What a great place to build a fortress. Standing high on top of a limestone cliff, this once imposing castle still dominates the landscape.
There are a few gaps in its history but this was definitely the location of an early Christian settlement known as Dún Másc (meaning ‘the Fort of Masc ‘- Masc presumably being a local chieftain in the area).
The settlement was plundered by Vikings in 843 AD.
The Normans arrived in the 12th century. The King of Leinster (Diarmuid Mac Murrough) gave his daughter Aoife in marriage to the Norman conqueror Strongbow in 1170 and the Dún was included in her dowry.
The Normans fortified the rock with a great hall at the top of the hill and inner and outer defenses.
It passed through various families until it was destroyed during the Cromwellian invasion in 1650.
An effort was made in the late 1700’s to redevelop the site but once again it fell into decay. Indeed, it is a tribute to the original builders that there is anything at all left today. The site is now a national monument and in state care. Despite its ruinous state, you can still get a sense of its onetime grandeur and of course there’s always those magnificent views!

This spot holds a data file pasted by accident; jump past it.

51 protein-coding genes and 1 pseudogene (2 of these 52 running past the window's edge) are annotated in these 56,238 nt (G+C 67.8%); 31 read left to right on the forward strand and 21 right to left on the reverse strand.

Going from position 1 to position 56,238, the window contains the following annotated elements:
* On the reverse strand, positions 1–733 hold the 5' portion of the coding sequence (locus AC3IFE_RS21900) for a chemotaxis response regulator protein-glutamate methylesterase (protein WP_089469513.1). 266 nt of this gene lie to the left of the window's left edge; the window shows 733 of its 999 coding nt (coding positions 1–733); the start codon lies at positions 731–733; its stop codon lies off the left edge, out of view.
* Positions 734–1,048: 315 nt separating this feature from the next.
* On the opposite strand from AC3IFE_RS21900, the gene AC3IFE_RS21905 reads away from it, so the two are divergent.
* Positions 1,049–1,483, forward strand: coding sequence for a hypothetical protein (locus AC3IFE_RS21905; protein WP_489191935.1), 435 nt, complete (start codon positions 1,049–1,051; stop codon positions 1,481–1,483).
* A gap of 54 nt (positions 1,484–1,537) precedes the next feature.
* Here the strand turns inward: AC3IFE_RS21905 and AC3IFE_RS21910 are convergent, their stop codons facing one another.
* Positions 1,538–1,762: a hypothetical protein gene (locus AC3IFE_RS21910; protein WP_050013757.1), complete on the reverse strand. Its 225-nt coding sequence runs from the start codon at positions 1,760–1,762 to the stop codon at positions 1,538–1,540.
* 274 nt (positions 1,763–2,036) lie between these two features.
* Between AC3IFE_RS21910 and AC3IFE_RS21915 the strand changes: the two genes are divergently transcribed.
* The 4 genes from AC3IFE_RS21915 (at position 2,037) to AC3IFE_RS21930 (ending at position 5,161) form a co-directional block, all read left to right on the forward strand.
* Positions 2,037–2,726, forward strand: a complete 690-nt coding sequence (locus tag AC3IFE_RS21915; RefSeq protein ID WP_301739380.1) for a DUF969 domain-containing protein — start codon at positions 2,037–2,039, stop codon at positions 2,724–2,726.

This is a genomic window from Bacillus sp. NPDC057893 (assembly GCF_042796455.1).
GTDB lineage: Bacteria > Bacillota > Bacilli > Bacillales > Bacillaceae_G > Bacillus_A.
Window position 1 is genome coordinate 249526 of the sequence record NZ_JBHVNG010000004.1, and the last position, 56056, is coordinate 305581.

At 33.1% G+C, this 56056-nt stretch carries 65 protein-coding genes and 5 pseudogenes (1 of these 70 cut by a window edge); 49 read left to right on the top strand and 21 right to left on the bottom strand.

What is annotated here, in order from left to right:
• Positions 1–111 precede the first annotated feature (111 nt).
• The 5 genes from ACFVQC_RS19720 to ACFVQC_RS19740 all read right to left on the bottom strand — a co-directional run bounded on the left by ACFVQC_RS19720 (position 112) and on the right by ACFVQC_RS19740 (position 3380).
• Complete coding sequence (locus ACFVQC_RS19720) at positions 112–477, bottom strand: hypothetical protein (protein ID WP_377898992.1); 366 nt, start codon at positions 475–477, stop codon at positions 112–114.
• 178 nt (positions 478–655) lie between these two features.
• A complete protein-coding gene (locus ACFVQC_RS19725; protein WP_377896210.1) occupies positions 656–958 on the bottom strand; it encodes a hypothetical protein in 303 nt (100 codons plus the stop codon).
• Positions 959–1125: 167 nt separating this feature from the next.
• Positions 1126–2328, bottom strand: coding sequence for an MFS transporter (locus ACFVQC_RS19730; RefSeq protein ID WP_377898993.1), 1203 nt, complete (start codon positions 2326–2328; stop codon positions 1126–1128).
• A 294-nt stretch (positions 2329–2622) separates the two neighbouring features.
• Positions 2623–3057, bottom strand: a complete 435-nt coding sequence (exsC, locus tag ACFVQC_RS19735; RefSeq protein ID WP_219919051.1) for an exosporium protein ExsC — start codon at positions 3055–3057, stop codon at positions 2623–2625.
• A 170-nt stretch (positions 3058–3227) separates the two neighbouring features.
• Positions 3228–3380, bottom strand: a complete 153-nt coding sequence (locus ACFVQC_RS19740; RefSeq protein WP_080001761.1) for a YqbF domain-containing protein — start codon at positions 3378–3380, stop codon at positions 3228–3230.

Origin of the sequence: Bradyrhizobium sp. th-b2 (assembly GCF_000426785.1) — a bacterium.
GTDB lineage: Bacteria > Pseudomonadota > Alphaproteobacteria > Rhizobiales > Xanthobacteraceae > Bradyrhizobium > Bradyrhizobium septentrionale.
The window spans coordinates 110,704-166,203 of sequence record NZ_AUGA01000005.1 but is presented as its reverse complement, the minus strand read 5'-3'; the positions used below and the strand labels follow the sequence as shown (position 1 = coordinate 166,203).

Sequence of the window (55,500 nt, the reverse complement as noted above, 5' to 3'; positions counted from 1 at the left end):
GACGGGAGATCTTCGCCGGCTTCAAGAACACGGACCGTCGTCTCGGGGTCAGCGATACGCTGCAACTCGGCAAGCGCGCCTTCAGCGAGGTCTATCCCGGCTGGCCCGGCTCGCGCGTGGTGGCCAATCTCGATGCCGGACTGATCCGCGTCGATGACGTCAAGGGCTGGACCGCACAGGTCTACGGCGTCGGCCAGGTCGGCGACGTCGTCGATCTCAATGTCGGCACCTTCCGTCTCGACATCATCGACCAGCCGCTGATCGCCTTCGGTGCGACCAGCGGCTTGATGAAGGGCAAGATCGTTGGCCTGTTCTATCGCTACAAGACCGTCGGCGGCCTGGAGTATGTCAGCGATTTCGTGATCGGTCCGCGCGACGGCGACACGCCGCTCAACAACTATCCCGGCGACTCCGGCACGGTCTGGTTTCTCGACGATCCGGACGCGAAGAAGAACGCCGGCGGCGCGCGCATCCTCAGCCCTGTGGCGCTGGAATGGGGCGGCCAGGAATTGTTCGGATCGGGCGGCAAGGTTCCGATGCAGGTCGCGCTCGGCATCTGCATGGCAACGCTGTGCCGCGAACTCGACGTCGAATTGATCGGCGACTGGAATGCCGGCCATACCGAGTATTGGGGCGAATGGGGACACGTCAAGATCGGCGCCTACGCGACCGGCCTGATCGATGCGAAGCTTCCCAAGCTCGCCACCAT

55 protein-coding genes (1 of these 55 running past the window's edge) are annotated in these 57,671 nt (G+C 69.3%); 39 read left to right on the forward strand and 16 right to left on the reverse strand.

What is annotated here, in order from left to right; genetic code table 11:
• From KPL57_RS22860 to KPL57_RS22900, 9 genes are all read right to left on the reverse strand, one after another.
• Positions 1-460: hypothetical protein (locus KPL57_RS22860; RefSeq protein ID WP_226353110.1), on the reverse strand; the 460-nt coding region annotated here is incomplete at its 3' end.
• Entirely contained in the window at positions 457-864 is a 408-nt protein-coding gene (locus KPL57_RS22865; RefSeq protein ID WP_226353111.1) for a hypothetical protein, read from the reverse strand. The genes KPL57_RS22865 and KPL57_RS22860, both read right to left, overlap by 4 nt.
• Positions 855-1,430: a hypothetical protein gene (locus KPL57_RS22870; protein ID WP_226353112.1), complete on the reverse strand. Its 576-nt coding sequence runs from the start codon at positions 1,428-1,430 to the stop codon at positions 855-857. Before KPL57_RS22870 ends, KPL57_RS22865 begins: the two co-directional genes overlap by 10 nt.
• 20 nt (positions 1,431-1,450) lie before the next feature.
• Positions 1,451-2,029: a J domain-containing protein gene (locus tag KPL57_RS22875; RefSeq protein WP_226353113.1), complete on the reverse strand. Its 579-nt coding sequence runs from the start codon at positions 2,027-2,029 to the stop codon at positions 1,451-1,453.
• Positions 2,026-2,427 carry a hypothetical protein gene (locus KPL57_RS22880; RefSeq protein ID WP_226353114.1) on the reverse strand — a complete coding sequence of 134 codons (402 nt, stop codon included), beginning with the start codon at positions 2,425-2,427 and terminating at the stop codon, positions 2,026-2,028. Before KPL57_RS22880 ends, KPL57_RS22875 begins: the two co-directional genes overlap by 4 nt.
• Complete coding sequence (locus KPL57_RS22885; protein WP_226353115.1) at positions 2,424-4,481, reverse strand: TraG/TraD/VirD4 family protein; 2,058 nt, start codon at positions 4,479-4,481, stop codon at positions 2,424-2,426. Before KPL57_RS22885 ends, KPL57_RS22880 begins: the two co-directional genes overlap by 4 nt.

The castle probably wasn’t built for its views but they did an ok job with those windows!
There’s an impressive panoramic view of the surrounding countryside.
We had the place to ourselves, apart from some crows and two girls from Utah who were touring Ireland.
The lovely church below at the car park is the Holy Trinity Church of Ireland. It was built in the 1860’s and is still in use.
From Dublin, its about 90km (allow 1hr .15 min). Take the M7 south to Exit 16. There are signs for the rock around Portlaoise. As you approach, its easily visible from the road.
Unsupervised parking at the entrance
There are no facilities at the site.
The location was used in the 2010 movie ‘Leap Year’ starring Amy Adams.